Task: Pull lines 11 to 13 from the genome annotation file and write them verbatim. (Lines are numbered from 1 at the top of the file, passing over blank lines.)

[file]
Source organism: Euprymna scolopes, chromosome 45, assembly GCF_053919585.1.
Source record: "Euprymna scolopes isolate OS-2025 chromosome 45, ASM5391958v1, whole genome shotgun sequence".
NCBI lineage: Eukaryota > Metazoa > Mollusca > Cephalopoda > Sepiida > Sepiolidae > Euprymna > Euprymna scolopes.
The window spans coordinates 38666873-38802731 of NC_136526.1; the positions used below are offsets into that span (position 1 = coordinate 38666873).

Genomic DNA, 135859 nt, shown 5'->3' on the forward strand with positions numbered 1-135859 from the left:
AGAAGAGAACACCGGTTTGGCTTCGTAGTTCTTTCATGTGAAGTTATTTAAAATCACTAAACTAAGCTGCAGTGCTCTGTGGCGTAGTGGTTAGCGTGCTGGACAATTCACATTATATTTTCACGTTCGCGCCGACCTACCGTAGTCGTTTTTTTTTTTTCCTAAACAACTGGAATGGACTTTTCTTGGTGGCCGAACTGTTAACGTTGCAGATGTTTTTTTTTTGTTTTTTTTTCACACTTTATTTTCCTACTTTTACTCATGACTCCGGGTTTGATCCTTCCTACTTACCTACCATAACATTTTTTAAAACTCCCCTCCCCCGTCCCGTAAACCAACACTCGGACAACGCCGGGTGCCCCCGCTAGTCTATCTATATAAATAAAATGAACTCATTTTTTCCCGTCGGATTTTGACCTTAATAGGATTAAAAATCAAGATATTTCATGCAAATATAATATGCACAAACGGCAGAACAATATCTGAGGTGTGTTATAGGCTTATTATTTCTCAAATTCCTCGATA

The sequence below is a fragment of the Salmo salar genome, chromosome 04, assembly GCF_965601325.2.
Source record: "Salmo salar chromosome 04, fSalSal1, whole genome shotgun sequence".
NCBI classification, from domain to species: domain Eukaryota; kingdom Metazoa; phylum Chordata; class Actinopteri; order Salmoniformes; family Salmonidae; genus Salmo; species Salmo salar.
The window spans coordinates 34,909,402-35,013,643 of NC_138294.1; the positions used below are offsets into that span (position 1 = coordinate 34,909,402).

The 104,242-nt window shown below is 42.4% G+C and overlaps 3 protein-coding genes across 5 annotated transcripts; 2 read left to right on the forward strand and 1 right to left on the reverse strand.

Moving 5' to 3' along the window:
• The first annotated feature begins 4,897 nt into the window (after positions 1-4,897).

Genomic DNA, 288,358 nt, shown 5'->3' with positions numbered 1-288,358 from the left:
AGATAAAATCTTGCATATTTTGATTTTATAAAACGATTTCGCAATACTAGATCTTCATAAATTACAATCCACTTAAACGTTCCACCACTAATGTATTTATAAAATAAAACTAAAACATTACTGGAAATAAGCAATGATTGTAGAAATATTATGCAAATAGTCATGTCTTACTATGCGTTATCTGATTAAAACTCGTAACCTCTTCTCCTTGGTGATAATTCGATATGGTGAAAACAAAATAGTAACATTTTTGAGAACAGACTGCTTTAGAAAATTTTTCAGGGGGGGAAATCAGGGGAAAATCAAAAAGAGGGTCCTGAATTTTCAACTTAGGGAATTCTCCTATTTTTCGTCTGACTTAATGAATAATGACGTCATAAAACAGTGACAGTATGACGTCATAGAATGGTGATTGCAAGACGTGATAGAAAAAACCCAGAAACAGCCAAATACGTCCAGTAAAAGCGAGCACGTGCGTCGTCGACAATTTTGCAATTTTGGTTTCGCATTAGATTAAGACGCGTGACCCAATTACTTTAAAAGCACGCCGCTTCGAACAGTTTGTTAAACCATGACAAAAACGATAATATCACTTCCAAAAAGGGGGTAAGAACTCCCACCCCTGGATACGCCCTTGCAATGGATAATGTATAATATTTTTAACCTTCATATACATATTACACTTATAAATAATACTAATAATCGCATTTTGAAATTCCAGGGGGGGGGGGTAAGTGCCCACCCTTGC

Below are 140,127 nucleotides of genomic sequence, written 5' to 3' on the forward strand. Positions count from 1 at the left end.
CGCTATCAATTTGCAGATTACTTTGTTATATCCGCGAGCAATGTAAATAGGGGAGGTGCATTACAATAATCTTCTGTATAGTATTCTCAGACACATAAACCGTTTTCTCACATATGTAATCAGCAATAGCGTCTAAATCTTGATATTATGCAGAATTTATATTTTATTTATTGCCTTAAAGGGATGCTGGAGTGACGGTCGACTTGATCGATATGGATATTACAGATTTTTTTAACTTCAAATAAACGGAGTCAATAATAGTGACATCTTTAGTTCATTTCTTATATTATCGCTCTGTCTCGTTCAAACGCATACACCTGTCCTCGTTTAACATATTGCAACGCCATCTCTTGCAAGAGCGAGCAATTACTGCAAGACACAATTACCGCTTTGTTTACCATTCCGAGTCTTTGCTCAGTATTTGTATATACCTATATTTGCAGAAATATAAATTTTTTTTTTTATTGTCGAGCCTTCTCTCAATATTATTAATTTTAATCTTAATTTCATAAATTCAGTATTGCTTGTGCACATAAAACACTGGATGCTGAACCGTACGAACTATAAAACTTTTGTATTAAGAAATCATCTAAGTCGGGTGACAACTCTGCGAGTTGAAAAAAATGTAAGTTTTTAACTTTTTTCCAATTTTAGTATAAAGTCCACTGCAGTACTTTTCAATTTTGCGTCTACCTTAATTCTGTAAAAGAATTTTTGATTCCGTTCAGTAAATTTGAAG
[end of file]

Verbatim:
The 104,242-nt window shown below is 42.4% G+C and overlaps 3 protein-coding genes across 5 annotated transcripts; 2 read left to right on the forward strand and 1 right to left on the reverse strand.

Moving 5' to 3' along the window:
• The first annotated feature begins 4,897 nt into the window (after positions 1-4,897).